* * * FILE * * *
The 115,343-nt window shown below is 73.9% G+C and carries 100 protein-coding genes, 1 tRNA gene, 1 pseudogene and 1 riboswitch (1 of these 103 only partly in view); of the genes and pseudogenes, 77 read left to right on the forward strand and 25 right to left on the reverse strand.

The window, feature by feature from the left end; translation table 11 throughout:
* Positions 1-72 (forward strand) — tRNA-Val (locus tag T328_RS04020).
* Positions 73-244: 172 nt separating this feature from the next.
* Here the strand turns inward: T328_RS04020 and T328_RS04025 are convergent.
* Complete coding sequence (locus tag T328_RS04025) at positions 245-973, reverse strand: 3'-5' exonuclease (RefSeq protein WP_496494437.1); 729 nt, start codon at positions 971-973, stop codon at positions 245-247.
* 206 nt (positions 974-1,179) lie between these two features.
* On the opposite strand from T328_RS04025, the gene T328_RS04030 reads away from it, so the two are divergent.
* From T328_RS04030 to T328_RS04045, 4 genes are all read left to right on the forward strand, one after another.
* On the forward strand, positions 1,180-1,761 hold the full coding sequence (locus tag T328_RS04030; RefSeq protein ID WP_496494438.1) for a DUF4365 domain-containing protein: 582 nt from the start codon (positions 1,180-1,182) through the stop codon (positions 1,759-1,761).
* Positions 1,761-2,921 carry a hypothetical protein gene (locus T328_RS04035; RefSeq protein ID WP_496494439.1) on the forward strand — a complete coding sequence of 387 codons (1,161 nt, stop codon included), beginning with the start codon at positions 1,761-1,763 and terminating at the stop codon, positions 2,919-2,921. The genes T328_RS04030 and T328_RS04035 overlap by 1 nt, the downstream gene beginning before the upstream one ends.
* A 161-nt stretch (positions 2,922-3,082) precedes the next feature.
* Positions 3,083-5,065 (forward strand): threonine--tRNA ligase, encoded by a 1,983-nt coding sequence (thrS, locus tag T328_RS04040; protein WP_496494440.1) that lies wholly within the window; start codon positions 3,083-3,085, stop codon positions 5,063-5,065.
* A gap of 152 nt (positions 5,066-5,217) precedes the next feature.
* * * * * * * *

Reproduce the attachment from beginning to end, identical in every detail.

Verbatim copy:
The 115,343-nt window shown below is 73.9% G+C and carries 100 protein-coding genes, 1 tRNA gene, 1 pseudogene and 1 riboswitch (1 of these 103 only partly in view); of the genes and pseudogenes, 77 read left to right on the forward strand and 25 right to left on the reverse strand.

The window, feature by feature from the left end; translation table 11 throughout:
* Positions 1-72 (forward strand) — tRNA-Val (locus tag T328_RS04020).
* Positions 73-244: 172 nt separating this feature from the next.
* Here the strand turns inward: T328_RS04020 and T328_RS04025 are convergent.
* Complete coding sequence (locus tag T328_RS04025) at positions 245-973, reverse strand: 3'-5' exonuclease (RefSeq protein WP_496494437.1); 729 nt, start codon at positions 971-973, stop codon at positions 245-247.
* 206 nt (positions 974-1,179) lie between these two features.
* On the opposite strand from T328_RS04025, the gene T328_RS04030 reads away from it, so the two are divergent.
* From T328_RS04030 to T328_RS04045, 4 genes are all read left to right on the forward strand, one after another.
* On the forward strand, positions 1,180-1,761 hold the full coding sequence (locus tag T328_RS04030; RefSeq protein ID WP_496494438.1) for a DUF4365 domain-containing protein: 582 nt from the start codon (positions 1,180-1,182) through the stop codon (positions 1,759-1,761).
* Positions 1,761-2,921 carry a hypothetical protein gene (locus T328_RS04035; RefSeq protein ID WP_496494439.1) on the forward strand — a complete coding sequence of 387 codons (1,161 nt, stop codon included), beginning with the start codon at positions 1,761-1,763 and terminating at the stop codon, positions 2,919-2,921. The genes T328_RS04030 and T328_RS04035 overlap by 1 nt, the downstream gene beginning before the upstream one ends.
* A 161-nt stretch (positions 2,922-3,082) precedes the next feature.
* Positions 3,083-5,065 (forward strand): threonine--tRNA ligase, encoded by a 1,983-nt coding sequence (thrS, locus tag T328_RS04040; protein WP_496494440.1) that lies wholly within the window; start codon positions 3,083-3,085, stop codon positions 5,063-5,065.
* A gap of 152 nt (positions 5,066-5,217) precedes the next feature.